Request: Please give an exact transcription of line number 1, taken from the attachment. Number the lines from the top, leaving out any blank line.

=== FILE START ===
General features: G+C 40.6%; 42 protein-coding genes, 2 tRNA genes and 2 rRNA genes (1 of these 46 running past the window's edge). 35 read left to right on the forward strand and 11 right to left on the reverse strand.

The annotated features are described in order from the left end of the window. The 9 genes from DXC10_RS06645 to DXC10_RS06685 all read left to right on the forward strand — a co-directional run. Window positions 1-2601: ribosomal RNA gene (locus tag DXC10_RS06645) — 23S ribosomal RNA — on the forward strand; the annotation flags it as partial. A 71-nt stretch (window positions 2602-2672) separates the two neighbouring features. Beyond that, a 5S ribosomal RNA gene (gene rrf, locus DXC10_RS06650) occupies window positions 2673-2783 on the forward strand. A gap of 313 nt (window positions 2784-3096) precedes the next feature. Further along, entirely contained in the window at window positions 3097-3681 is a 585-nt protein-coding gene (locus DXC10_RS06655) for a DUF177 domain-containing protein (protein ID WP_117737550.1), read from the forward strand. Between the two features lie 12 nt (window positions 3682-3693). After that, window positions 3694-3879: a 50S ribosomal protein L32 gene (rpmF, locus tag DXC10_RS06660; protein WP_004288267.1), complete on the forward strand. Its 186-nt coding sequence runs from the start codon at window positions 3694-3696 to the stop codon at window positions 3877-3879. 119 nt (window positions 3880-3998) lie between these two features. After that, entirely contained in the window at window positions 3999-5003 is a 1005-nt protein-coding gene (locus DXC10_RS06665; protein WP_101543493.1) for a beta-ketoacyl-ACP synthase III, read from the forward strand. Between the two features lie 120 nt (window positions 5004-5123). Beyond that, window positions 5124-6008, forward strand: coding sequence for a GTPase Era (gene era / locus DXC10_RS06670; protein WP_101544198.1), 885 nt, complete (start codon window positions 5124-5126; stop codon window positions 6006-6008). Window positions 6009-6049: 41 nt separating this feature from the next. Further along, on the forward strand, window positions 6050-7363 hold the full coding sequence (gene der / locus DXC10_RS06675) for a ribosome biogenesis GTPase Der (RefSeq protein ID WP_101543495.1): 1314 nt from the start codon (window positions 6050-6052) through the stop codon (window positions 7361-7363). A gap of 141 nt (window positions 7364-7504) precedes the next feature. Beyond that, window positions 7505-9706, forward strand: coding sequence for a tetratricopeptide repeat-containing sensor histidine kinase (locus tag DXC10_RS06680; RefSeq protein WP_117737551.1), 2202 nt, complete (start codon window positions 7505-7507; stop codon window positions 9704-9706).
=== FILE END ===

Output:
General features: G+C 40.6%; 42 protein-coding genes, 2 tRNA genes and 2 rRNA genes (1 of these 46 running past the window's edge). 35 read left to right on the forward strand and 11 right to left on the reverse strand.